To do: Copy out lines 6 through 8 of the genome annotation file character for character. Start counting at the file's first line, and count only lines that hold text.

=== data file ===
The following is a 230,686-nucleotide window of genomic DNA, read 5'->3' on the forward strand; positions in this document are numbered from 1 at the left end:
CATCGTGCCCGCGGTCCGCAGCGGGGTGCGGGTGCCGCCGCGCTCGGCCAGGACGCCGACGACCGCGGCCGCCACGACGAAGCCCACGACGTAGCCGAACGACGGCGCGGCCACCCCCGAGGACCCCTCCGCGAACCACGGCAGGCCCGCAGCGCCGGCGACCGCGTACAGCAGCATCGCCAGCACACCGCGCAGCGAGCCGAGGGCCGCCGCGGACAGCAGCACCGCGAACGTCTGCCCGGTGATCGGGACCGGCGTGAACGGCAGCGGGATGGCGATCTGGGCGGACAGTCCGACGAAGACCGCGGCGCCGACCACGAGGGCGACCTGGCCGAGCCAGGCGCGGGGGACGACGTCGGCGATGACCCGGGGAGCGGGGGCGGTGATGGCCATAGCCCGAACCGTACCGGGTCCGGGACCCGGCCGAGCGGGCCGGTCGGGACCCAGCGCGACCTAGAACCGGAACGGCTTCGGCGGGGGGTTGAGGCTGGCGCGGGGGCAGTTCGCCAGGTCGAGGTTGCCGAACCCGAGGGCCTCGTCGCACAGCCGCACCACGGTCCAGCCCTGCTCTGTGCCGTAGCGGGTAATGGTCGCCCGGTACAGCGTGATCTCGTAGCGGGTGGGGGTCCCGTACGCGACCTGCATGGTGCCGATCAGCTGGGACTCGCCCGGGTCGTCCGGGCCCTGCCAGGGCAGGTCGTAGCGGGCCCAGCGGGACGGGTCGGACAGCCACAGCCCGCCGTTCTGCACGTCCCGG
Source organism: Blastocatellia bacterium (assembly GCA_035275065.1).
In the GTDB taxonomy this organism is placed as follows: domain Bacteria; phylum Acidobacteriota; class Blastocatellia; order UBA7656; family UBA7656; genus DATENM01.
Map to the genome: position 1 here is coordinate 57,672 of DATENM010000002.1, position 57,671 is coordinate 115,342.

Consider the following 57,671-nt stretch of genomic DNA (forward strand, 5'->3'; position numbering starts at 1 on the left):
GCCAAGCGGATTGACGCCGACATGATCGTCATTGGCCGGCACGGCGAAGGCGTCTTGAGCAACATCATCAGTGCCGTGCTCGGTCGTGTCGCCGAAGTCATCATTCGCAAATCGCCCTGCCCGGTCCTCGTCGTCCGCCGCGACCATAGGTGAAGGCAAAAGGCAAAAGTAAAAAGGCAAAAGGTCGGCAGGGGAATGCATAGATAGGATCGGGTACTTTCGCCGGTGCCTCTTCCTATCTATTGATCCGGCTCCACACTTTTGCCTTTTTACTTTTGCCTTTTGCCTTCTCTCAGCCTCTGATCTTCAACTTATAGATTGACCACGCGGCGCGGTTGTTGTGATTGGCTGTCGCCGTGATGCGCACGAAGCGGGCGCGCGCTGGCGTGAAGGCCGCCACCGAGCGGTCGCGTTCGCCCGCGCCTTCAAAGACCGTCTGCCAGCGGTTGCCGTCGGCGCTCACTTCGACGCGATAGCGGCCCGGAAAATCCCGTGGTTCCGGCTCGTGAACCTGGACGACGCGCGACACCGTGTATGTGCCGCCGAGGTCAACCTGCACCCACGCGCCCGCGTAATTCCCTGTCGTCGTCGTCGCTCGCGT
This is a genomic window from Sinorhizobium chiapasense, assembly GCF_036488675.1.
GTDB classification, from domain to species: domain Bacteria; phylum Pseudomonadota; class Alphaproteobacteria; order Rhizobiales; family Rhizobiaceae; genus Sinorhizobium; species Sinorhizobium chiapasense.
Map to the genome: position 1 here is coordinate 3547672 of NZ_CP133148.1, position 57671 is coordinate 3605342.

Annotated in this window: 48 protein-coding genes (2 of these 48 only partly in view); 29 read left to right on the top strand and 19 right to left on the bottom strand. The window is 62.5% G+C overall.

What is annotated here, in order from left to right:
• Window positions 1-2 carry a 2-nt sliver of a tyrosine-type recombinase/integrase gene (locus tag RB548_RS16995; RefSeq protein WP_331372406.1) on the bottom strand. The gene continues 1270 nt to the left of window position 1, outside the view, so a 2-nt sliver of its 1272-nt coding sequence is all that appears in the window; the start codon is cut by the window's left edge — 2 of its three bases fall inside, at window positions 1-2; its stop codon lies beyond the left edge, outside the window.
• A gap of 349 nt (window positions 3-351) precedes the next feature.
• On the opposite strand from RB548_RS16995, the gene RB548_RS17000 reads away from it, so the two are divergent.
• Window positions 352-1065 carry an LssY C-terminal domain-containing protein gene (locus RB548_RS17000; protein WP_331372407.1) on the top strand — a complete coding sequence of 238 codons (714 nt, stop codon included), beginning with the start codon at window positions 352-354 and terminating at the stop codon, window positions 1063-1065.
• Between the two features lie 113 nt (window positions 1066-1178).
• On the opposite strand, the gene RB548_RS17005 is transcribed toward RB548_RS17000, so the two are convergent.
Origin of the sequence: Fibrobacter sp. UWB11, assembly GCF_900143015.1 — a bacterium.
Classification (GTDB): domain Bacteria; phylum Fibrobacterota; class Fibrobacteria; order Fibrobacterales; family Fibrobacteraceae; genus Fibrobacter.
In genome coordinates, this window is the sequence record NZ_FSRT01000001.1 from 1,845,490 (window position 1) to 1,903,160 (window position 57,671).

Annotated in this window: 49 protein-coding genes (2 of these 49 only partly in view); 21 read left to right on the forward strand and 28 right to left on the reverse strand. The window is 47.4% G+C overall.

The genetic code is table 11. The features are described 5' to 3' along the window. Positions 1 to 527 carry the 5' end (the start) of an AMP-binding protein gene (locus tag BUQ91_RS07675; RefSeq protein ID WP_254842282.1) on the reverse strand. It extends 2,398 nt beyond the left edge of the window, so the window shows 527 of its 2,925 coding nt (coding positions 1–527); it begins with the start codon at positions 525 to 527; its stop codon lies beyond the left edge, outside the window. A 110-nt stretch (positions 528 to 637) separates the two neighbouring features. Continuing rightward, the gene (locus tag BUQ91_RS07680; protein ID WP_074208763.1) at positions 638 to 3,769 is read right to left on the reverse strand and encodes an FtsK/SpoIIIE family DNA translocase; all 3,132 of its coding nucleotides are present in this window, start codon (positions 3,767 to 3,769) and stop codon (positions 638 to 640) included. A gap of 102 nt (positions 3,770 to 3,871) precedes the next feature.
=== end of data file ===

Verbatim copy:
Consider the following 57,671-nt stretch of genomic DNA (forward strand, 5'->3'; position numbering starts at 1 on the left):
GCCAAGCGGATTGACGCCGACATGATCGTCATTGGCCGGCACGGCGAAGGCGTCTTGAGCAACATCATCAGTGCCGTGCTCGGTCGTGTCGCCGAAGTCATCATTCGCAAATCGCCCTGCCCGGTCCTCGTCGTCCGCCGCGACCATAGGTGAAGGCAAAAGGCAAAAGTAAAAAGGCAAAAGGTCGGCAGGGGAATGCATAGATAGGATCGGGTACTTTCGCCGGTGCCTCTTCCTATCTATTGATCCGGCTCCACACTTTTGCCTTTTTACTTTTGCCTTTTGCCTTCTCTCAGCCTCTGATCTTCAACTTATAGATTGACCACGCGGCGCGGTTGTTGTGATTGGCTGTCGCCGTGATGCGCACGAAGCGGGCGCGCGCTGGCGTGAAGGCCGCCACCGAGCGGTCGCGTTCGCCCGCGCCTTCAAAGACCGTCTGCCAGCGGTTGCCGTCGGCGCTCACTTCGACGCGATAGCGGCCCGGAAAATCCCGTGGTTCCGGCTCGTGAACCTGGACGACGCGCGACACCGTGTATGTGCCGCCGAGGTCAACCTGCACCCACGCGCCCGCGTAATTCCCTGTCGTCGTCGTCGCTCGCGT
This is a genomic window from Sinorhizobium chiapasense, assembly GCF_036488675.1.